A strength I see in this book is the consistent learning design for all upgrades: assess where you are now, begin with individual reflection (using focused questions), then guided dialogue with others (inquiry) followed by experiments where you try out your new learning in real work situations.

The visual capacity-o-meter (my new word) helps make concrete and visual where we begin, where we want to go and where we are along the journey. The capacity map includes liminal (in-between) spaces, recognizing that the journey from one level to another is a transition. We don’t jump between levels in clear, decisive steps. Rather, the in-between spaces help us recognize that expanding our capacities occurs over time, with attention and practice. And… at any time in our development we may be operating from more than one level.

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The 4 capacities

The names of the capacities are probably familiar to you:

  • Sense making – what on earth is going on here?
  • Perspective shifting – what more can I see when I step back and back and back from my own first-person perspective?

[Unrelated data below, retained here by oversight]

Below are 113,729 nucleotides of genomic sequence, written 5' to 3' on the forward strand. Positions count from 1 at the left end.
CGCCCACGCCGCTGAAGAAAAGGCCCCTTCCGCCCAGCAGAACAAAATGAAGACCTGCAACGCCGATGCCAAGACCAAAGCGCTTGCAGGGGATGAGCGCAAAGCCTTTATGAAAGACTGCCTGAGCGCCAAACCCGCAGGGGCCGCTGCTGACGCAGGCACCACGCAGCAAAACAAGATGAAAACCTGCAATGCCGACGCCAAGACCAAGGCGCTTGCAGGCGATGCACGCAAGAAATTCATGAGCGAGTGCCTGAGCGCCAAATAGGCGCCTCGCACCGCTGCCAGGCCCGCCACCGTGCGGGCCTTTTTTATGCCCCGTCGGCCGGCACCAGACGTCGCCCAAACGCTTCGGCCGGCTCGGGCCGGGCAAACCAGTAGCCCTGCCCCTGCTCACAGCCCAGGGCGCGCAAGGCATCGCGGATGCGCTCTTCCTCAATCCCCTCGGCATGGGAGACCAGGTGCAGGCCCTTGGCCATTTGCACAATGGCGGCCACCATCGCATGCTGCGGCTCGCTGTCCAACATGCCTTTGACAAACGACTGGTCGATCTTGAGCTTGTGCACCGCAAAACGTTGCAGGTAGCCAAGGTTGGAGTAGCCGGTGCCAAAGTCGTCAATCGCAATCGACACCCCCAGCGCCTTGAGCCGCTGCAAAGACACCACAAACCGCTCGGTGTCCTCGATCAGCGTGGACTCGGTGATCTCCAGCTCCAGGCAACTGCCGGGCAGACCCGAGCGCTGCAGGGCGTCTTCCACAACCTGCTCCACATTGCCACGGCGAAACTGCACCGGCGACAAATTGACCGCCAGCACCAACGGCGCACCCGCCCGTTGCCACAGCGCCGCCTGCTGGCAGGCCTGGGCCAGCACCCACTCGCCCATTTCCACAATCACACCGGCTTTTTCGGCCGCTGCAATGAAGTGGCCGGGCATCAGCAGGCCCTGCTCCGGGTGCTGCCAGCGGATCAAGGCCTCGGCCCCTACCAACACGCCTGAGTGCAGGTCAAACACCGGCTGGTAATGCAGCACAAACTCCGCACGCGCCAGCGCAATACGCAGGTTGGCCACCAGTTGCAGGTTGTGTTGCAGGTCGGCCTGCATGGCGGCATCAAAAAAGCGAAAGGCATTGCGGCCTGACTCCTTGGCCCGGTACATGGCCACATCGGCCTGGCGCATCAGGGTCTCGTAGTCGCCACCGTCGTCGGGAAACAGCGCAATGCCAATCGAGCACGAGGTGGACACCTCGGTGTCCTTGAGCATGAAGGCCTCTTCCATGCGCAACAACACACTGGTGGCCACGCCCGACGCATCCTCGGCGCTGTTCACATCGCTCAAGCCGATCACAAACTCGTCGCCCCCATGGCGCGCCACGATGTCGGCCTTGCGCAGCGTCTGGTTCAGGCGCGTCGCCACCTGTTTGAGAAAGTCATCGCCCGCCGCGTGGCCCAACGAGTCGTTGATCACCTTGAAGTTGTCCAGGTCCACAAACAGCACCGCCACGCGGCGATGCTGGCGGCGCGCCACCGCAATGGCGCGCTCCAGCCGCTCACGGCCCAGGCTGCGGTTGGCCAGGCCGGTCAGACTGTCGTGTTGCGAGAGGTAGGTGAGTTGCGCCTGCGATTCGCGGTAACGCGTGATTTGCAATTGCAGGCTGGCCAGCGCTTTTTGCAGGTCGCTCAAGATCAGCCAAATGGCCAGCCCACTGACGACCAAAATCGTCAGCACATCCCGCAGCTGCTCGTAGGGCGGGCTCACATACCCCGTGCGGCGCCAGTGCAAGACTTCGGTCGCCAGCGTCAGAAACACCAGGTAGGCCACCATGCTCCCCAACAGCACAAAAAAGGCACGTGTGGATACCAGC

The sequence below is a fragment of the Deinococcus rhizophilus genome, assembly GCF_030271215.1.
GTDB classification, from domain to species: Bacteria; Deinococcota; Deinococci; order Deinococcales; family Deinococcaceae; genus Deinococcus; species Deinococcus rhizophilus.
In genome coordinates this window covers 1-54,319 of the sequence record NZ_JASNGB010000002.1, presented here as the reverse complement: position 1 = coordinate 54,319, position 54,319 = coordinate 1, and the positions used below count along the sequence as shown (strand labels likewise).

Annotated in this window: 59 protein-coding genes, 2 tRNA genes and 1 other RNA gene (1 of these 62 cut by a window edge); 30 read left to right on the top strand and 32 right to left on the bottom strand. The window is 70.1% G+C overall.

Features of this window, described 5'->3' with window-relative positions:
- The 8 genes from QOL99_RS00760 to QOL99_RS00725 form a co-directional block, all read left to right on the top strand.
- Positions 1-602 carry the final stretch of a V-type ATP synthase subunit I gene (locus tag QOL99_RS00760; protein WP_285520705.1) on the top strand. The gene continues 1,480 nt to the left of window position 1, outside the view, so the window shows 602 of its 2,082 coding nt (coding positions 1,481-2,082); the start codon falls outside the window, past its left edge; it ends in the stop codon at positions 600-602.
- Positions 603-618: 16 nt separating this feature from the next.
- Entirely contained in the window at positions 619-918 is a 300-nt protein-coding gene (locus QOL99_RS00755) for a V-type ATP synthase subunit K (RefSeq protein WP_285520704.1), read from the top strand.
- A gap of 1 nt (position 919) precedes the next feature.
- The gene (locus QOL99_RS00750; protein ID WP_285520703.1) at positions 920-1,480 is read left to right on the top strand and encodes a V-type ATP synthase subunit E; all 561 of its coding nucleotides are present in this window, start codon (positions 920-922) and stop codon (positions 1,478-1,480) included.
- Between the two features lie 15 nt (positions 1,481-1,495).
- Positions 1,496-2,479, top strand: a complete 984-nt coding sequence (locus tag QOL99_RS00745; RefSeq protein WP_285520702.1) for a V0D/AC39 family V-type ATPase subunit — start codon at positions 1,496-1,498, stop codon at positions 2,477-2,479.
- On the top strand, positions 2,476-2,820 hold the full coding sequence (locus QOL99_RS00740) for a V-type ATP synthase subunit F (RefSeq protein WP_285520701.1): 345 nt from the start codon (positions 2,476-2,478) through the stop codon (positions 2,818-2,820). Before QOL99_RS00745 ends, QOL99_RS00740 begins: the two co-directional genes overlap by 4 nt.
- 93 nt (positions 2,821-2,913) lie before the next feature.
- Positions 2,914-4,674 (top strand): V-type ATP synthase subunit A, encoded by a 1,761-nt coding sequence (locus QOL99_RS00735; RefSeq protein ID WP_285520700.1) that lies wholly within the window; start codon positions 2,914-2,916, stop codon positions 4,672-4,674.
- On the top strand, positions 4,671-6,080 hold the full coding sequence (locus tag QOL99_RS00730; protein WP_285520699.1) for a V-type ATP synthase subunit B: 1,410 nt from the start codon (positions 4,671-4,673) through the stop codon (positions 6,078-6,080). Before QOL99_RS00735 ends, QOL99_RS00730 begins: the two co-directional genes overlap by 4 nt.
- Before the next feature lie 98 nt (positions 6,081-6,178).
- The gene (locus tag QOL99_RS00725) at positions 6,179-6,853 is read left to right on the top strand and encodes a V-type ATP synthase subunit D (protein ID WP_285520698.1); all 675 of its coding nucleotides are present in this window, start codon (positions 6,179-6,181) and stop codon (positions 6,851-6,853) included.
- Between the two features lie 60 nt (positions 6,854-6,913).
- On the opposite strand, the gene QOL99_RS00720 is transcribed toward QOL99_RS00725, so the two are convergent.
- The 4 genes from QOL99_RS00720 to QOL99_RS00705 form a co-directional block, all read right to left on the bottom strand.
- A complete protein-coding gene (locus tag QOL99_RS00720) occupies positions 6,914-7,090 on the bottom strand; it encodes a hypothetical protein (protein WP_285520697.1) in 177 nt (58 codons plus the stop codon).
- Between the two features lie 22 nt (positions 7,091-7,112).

• Self-relating – how could I best show up here?
  • Opposable thinking – how do I best respond to dilemmas and conflicting views regarding the nature of the problem and how to proceed?

The authors make a good argument why we need these capacities, with reference to VUCA (volatile, uncertain, complex and ambiguous) conditions and Snowden’s Cynefin framework.

The book is thorough and detailed. Each capacity merits a chapter with somewhere between 25 and 35 pages of descriptions of each level within the capacity, case studies and self-assessment. The corresponding practice chapters are approximately 20 pages each, with reflection, inquiry and experiments for each level of upgrade. It’s all very good.

How to use the book

I will use the book myself and with others. Given how fast we’re all moving these days, and how much we have on our plates, I would like a somewhat easier entry to the material. There’s so much good info here and it’s so user friendly once you get in, that I would facilitate a specific starting point for each client.